Two of my fresh-faced colleagues at the Bar are about to notch up a noteworthy first, the kind of landmark denied to so many of us who are much longer in the tooth.
Laura Thomson and Paul Harvey are taking part in a dramatisation of a murder trial as part of the Faculty’s support for the Bloody Scotland crime writing festival in Stirling.
Everything about the trial will mirror real-life and show what actually happens in Scotland’s courtrooms, as opposed to the sometimes stretched portrayals in fiction and on screen.
Everything, except that the public benches will be full to bursting. Because in real life you are more likely to have rows of empty benches to greet the jury’s verdict.
The Faculty has been associated with Bloody Scotland for a few years now, and we are delighted to sponsor the Gala Opening, the McIlvanney Prize for crime novel of the year and the torchlight procession, all on Friday next week (20 September).
We have been keen to help educate the public about how our criminal justice system works, and in the past Laura Thomson has cross-examined crime writers about how they ensure accuracy in their courtroom scenes. It proved popular and was sold out.
The idea this year is to recreate a murder trial from 1932 in which a man was accused of murdering his lover by strangling her with a pulley cord. It is a collaboration between the Faculty, the forensic science and crime-writing communities and Judicial Communications, and it is called You The Jury because 15 members of the audience are to be selected to give us a verdict. The play has been scripted by Douglas Skelton, an author of both true crime and crime fiction, and Laura Thomson and Paul Harvey are prosecuting and defence counsel. The witnesses include Professor Lorna Dawson, a forensic soil scientist of the James Hutton Institute, and Dr James Grieve, Emeritus Professor of Forensic Pathology at Aberdeen University.
To maintain the realism, a retired judge, Lord Stewart, will preside over the trial, and he’ll have a clerk of court and a macer. It all takes place in Stirling Sheriff Court, in a courtroom which has the ghosts of hundreds of trials. Initially, the play was to have been put on twice on Saturday (21 September). Both performances quickly sold out so another performance was arranged for Sunday afternoon, and it, too, has sold out.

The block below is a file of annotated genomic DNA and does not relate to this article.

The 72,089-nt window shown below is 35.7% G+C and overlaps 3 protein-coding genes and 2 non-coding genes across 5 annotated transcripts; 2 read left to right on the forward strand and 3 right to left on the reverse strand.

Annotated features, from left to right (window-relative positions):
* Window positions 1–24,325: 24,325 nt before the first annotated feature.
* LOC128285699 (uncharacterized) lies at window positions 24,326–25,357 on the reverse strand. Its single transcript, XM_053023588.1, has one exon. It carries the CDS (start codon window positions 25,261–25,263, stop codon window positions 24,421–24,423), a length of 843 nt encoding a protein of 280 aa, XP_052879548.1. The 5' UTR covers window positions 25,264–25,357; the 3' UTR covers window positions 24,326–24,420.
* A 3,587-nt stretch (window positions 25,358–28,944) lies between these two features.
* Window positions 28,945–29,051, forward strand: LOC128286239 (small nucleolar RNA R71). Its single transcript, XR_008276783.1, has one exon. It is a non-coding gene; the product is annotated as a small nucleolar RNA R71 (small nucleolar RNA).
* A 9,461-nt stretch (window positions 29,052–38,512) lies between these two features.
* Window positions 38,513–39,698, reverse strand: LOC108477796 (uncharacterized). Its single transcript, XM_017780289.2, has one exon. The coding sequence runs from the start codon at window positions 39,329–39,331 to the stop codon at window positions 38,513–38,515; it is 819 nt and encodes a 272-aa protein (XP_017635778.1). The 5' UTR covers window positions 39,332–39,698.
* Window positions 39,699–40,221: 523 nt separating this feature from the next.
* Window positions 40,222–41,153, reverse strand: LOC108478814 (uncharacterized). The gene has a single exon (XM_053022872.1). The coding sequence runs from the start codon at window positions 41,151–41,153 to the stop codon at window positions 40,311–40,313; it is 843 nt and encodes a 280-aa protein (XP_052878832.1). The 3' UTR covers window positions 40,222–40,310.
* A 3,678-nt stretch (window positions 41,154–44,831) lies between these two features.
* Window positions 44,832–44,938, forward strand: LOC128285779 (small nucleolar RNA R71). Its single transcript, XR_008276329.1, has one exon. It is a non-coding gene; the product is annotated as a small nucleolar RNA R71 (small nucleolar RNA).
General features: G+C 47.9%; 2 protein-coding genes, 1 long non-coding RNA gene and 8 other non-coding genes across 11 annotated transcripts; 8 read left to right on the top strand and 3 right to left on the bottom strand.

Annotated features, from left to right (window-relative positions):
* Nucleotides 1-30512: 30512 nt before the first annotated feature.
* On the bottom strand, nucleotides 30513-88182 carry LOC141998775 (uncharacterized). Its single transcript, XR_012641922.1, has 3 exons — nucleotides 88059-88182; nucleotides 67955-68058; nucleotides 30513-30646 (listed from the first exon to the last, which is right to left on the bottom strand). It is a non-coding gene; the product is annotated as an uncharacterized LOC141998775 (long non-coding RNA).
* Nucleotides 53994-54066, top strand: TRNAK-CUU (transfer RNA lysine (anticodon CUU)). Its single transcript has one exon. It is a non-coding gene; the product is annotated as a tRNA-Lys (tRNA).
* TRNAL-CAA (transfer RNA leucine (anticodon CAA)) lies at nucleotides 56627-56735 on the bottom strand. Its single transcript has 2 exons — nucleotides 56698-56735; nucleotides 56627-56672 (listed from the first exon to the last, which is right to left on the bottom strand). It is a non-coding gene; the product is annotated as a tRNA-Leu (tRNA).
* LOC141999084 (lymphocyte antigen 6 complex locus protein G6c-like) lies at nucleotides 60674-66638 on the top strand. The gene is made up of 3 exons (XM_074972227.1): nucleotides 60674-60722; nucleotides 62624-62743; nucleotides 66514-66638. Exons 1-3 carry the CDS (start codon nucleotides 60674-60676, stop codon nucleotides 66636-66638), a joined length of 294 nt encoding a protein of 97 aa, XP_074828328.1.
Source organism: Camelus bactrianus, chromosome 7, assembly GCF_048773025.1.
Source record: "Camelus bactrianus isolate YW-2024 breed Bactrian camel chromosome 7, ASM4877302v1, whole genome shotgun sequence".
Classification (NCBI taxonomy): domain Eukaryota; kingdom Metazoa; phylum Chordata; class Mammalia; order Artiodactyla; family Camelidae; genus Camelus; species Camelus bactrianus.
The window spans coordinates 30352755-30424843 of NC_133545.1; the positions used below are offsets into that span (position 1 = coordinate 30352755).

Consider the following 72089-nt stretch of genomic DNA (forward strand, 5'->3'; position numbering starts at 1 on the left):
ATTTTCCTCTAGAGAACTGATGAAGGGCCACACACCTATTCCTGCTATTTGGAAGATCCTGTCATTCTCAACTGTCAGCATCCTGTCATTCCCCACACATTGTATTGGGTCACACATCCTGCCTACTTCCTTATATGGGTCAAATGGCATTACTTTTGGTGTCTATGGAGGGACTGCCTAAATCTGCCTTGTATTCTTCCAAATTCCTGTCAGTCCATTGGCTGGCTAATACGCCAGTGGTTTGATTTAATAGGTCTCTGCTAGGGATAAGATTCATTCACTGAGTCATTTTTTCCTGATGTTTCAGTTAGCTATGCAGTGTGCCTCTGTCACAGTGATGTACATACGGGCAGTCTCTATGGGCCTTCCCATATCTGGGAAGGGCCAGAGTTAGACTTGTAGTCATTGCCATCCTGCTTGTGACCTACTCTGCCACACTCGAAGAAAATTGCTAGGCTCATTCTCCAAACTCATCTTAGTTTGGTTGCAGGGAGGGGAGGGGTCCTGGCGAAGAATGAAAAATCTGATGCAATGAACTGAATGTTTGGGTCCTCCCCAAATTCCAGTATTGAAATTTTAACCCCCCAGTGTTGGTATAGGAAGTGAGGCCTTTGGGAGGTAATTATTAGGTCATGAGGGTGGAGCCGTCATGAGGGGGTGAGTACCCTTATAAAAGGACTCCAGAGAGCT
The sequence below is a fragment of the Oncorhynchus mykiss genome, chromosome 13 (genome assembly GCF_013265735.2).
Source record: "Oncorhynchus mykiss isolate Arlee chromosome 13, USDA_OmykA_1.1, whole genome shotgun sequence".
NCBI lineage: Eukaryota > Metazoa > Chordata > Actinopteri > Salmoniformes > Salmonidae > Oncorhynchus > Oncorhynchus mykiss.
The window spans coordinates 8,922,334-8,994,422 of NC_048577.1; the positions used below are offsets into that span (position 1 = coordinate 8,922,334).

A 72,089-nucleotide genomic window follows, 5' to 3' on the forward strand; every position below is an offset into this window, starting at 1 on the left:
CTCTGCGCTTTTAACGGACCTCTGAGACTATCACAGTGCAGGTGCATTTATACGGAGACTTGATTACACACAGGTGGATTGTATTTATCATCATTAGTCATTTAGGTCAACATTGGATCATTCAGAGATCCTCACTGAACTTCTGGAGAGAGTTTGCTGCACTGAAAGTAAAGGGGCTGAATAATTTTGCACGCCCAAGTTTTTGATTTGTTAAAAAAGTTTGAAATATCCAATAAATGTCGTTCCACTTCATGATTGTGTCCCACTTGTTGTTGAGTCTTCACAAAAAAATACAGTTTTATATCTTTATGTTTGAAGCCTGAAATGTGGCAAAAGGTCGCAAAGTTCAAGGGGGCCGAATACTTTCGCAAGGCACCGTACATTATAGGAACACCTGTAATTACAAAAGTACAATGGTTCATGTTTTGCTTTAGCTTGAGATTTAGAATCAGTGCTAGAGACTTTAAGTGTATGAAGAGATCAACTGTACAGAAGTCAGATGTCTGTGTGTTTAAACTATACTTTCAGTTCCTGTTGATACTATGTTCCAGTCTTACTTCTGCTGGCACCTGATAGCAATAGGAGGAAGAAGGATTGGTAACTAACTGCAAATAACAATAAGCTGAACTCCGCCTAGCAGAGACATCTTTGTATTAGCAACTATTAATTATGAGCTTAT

Which brings me back to the rarity in modern times of packed public benches in our courtrooms.
I do remember an occasion when it was standing room only for one of my cases, and it was a very strange affair. A mongrel dog called Woofie had growled, barked and bared its teeth at a postman, without actually biting him, and a sheriff had ordered that Woofie be destroyed.
A campaign to save Woofie was given a lot of publicity, and word of the dog’s plight reached Brigitte Bardot, the former film star who had become an animal rights activist. So keen was she to help Woofie that she travelled to Scotland to attend the Appeal Court in Edinburgh where I was to challenge the sheriff’s order.
Undoubtedly due to Ms Bardot’s presence, there wasn’t a spare seat in the courtroom, which probably hadn’t been so busy since it hosted the trial of Madeleine Smith for allegedly poisoning her lover, more than 100 years earlier.
The appeal judges were persuaded, and Woofie was reprieved.
People don’t always have the time these days, even if they have the inclination, to pop along to their local sheriff court to see how justice is dispensed. It’s a pity. We can’t promise Hollywood stars, but all human life is there, and it is important that the public knows and values our distinctive Scottish system.
As those attending You The Jury will discover, there’s no such thing as a gavel in a Scottish court, no such thing as an opening speech. We have our own offences of housebreaking and culpable homicide, not burglary or manslaughter. We have three possible verdicts, not two. In so many ways, the Scottish system is unique.
What a bonus it would be if, as a result of the authentic and entertaining You The Jury, more people didn’t have to rely on books and television and found time to see for themselves what really happens in our courts.
Gordon Jackson, QC, is Dean of the Faculty of Advocates